A 46-year-old Missouri woman has allegedly been trying to convince her bank that she’s alive for more than a year, according to the St. Louis Post-Dispatch.
The bank initially declared Kimberly Haman dead for reasons unknown and the credit reporting agency Equifax then reported that false information, she claims. A year later, the mistake still is not fixed, she says.
Haman, a financial services supervisor, has allegedly been denied a credit card and prevented from refinancing her mortgage because credit reports list her as deceased, the Post-Dispatch reports. Haman says she has contacted the bank and credit reporting bureau several times to get the mistake fixed to no avail.
Now, she “is at a complete loss as to what else she can do,” according to the lawsuit. Haman is baffled as to what could have led to the alleged error in the first place.
But these mistakes can and do happen. In 2012, an investigation by The Columbus Dispatch revealed how difficult it is to get obvious mistakes corrected on credit reports.
Equifax, the credit reporting agency that Haman is dealing with, has been fined hundreds of thousands of dollars since 2000 for not providing phone help to consumers, according to The Dispatch.
The Dispatch analysed about 30,000 consumer complaints filed with the Federal Trade Commission and attorneys general in 24 states and found that almost 200 people told the FTC their credit report listed them as dead.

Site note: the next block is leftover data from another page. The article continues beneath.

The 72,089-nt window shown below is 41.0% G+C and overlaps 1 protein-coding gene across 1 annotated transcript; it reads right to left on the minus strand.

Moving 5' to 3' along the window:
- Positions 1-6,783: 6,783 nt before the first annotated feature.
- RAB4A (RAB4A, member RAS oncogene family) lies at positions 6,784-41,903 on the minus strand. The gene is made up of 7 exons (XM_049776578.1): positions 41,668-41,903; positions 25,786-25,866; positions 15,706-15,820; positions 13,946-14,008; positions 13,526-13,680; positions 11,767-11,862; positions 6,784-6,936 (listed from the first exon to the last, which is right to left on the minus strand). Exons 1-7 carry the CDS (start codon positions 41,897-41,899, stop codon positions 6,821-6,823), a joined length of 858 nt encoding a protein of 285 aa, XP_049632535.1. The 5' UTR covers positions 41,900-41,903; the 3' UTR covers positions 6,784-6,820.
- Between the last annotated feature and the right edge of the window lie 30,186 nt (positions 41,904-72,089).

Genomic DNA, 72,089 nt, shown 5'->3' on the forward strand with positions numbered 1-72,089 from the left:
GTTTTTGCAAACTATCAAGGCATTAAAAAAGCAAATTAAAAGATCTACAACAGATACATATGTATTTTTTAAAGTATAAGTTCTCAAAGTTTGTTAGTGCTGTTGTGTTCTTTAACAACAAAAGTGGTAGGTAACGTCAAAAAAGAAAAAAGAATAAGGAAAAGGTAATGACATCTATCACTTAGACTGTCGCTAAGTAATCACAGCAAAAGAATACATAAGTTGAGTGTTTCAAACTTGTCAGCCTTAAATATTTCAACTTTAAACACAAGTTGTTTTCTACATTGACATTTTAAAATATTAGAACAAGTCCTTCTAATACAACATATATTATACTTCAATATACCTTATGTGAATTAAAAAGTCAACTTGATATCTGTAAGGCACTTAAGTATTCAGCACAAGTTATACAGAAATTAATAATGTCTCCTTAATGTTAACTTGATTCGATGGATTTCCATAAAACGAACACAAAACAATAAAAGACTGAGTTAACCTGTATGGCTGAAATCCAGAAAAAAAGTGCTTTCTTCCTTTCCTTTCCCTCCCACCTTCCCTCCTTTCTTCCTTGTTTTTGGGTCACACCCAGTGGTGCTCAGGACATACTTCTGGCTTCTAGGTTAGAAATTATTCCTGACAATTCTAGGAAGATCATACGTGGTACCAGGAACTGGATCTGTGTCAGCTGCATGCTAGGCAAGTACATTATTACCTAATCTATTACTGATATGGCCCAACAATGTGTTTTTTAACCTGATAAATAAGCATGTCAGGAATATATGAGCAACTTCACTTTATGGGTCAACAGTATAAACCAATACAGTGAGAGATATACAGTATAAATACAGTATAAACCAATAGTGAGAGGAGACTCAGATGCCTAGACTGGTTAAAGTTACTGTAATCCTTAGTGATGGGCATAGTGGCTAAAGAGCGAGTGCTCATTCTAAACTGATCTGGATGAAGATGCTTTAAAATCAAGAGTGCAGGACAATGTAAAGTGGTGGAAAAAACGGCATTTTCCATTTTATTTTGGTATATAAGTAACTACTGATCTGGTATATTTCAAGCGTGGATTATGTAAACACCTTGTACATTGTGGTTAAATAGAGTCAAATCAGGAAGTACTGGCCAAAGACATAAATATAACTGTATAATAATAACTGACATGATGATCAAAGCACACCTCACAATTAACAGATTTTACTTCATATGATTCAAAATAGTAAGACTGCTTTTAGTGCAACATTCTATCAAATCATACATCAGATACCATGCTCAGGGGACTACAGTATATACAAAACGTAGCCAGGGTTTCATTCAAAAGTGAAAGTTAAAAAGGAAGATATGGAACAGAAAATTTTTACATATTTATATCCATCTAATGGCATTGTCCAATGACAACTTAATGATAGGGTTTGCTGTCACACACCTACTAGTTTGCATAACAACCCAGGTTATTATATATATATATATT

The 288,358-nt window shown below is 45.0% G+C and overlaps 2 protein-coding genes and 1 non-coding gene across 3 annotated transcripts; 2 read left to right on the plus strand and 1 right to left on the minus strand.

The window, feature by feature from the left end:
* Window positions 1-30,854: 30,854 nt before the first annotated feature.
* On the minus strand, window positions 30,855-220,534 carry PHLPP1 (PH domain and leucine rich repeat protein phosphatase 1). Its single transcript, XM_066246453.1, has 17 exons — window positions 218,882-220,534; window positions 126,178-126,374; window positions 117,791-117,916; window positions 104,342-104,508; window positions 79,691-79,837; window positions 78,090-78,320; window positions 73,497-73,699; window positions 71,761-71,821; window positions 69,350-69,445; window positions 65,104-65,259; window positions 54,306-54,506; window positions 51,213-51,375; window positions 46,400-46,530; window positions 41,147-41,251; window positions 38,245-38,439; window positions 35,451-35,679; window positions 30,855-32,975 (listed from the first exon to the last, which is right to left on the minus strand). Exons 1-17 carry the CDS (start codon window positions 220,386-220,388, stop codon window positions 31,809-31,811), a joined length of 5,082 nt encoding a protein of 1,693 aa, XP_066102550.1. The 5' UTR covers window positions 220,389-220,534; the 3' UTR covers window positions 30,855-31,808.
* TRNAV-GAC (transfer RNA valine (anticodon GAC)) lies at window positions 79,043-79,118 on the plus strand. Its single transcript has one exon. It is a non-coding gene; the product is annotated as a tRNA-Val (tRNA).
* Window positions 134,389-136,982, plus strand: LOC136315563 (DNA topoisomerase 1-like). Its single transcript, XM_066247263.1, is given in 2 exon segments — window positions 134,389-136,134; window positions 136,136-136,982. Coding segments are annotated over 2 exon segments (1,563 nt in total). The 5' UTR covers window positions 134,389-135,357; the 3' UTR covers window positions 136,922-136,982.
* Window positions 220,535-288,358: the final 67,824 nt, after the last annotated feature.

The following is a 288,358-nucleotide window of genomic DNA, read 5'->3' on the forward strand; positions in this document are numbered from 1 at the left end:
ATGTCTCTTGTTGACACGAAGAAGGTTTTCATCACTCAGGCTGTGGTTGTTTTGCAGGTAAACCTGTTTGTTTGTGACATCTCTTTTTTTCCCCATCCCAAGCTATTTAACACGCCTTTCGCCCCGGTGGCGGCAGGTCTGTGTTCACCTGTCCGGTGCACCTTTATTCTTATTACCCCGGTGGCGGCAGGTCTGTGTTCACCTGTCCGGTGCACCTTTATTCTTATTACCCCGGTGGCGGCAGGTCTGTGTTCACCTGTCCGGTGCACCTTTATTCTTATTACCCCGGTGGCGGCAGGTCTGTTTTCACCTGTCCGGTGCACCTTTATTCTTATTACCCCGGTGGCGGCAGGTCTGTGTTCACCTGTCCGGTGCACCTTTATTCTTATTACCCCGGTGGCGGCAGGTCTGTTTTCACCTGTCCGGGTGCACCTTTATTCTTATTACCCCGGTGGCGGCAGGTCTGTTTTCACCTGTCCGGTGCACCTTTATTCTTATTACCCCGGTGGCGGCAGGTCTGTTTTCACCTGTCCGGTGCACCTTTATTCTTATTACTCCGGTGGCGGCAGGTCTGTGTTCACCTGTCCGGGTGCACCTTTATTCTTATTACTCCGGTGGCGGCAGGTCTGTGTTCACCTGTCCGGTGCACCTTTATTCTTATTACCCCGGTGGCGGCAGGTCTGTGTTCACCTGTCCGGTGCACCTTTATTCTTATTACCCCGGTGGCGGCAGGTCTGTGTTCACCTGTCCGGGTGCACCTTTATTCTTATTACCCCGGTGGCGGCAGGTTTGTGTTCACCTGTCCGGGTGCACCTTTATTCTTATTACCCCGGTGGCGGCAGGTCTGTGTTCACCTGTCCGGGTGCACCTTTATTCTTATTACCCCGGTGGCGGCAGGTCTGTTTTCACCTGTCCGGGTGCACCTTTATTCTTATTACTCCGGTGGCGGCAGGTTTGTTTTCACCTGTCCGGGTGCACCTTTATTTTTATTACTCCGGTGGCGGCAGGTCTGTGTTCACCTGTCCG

And more than half of the people who filed complaints with the FTC said they couldn’t convince the credit reporting agencies to fix the mistakes.
Equifax finally took the error off Haman’s credit report after a reporter asked about the lawsuit, a spokeswoman told the Post-Dispatch. But Haman still needs to regain her good credit rating.
We left a message with her bank, Heartland Bank of St. Louis, and will update this post if we hear back.
The Post-Dispatch points out that a Federal Trade Commission study of credit reporting agencies found that 26% of the 1,001 consumers surveyed found at least one “potentially material” mistake on a credit report.
Sylvia Goldsmith, Haman’s lawyer, told the Post-Dispatch that these credit bureaus take a “cavalier attitude” toward their responsibilities and that Haman’s case is “shining the light” on deficiencies in how credit reporting agencies investigate disputed information.
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